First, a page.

The voting was over by Tuesday, March 5. The IEBC (the Kenyan replacement for the previous discredited Electoral Commission of Kenya or “ECK”) then has seven days to announce final results from the votes, which are cast by paper ballot and counted (only) at the individual polling stations around the country. The results at each of the more than 30,000 polling stations around the country are set out on multiple original official forms which are signed by the election official and the political party agents. One original is then posted on the door of the polling station where the counting has been done. This way the public can see the results while the armed guards at the door keep the public out of the room where the physical ballots are secured back in the sealed ballot box after counting.
Since the digital transmission of results failed for reasons that remain unexplained factually but much pontificated about, we are left with less information early than we would have hoped. But, as long as the forms remain available for each polling station, and are open to the public, we ought to be able to nail down how people voted–at least as the votes were counted.
Unfortunately, there is much pressure to rush and do something less than verification based on the actual documented count of the votes.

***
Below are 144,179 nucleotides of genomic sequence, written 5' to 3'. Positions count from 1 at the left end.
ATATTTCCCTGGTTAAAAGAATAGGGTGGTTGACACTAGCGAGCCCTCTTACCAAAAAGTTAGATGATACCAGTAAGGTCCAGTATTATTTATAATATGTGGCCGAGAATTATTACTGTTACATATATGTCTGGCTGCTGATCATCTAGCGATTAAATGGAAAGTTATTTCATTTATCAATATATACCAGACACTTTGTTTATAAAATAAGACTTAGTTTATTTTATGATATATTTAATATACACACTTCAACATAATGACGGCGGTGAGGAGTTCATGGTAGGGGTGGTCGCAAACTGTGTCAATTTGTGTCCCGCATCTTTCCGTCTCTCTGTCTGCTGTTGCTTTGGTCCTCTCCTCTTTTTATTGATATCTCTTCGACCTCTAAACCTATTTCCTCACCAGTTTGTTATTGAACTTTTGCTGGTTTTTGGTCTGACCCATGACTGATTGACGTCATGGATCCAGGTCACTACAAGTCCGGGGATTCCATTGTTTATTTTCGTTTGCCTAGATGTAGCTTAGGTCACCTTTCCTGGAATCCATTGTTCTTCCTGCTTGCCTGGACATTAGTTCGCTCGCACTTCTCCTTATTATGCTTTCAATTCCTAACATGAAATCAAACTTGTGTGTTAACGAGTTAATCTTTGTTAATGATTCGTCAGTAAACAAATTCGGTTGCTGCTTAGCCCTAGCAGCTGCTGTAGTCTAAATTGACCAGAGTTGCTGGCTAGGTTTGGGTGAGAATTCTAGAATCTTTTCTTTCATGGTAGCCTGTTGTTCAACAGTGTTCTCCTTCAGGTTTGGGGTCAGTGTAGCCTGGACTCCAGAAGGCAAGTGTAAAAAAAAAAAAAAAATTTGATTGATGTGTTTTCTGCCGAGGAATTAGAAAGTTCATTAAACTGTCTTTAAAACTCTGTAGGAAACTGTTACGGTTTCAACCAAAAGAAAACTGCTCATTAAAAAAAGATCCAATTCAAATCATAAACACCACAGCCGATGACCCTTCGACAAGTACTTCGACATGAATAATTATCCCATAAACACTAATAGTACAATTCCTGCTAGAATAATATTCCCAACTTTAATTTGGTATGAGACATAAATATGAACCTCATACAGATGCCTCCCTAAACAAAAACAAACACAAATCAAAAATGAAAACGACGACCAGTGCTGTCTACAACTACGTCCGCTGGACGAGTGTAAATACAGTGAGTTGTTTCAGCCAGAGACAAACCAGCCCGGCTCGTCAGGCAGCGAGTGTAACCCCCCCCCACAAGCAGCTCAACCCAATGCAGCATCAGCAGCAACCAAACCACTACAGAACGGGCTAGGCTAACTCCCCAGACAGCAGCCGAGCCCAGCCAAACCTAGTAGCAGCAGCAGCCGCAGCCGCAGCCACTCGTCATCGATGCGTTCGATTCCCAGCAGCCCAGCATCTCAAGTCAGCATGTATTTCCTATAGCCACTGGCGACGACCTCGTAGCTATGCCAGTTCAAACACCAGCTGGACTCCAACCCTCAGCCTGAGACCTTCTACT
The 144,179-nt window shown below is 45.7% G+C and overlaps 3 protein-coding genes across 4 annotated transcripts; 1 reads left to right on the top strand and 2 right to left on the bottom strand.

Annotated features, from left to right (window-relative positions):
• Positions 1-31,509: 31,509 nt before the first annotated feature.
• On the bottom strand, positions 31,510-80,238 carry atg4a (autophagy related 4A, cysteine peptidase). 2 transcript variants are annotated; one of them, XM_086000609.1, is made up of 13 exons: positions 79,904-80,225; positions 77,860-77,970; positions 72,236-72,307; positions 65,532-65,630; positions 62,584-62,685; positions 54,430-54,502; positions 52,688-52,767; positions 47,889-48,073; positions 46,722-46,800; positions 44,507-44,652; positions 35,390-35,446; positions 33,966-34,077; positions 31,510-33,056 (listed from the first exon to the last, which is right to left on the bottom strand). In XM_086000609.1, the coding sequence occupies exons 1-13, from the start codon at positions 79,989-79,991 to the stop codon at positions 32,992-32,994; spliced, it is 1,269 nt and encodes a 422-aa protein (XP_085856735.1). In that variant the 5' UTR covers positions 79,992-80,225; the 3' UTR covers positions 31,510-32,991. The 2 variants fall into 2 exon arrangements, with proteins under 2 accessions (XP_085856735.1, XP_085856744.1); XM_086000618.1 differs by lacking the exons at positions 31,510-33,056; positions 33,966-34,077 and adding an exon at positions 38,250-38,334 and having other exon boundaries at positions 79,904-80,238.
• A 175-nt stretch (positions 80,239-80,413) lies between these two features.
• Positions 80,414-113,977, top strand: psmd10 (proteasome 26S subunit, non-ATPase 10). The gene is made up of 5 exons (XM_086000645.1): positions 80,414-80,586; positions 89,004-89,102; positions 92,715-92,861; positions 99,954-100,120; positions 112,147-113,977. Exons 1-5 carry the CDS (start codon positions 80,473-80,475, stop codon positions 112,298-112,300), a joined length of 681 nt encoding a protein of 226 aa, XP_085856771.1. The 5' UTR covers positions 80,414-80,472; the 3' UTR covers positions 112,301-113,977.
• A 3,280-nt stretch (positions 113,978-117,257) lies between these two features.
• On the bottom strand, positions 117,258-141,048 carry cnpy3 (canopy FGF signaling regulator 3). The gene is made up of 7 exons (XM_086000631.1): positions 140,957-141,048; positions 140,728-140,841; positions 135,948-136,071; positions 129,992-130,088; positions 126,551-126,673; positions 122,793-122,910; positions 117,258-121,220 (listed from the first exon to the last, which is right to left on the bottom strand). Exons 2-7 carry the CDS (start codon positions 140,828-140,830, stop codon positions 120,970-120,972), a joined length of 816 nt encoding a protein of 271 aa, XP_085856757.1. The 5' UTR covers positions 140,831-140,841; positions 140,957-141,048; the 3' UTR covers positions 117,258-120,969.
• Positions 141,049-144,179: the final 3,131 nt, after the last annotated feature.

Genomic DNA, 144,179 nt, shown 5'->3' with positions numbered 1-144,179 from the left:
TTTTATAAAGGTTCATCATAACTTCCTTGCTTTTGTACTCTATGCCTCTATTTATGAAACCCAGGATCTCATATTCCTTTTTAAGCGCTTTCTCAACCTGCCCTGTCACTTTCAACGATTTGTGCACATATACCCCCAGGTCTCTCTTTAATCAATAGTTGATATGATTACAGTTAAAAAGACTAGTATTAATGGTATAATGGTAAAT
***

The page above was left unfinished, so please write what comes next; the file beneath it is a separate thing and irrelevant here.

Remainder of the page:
In 2007, the actual voting results were ultimately never released or disclosed, and while many court petitions were successfully adjudicated in parliamentary and local races, the Kreigler Commission appointed under the post election settlement to investigate the failed election passed on any further effort to actually determine the presidential votes as counted and announced at the polling stations. While there are alleged “official results” published by the ECK, they are only alleged aggregated numbers by parliamentary constituency, not by actual unit of voting and counting.
For my American readers, imagine results for the presidential election that are announced only in aggregate by Congressional District.
See my previous post for the results at the polling station where I observed. This information should be available for each polling station, and should then add up to what is reported as a matter derivatively on up the chain.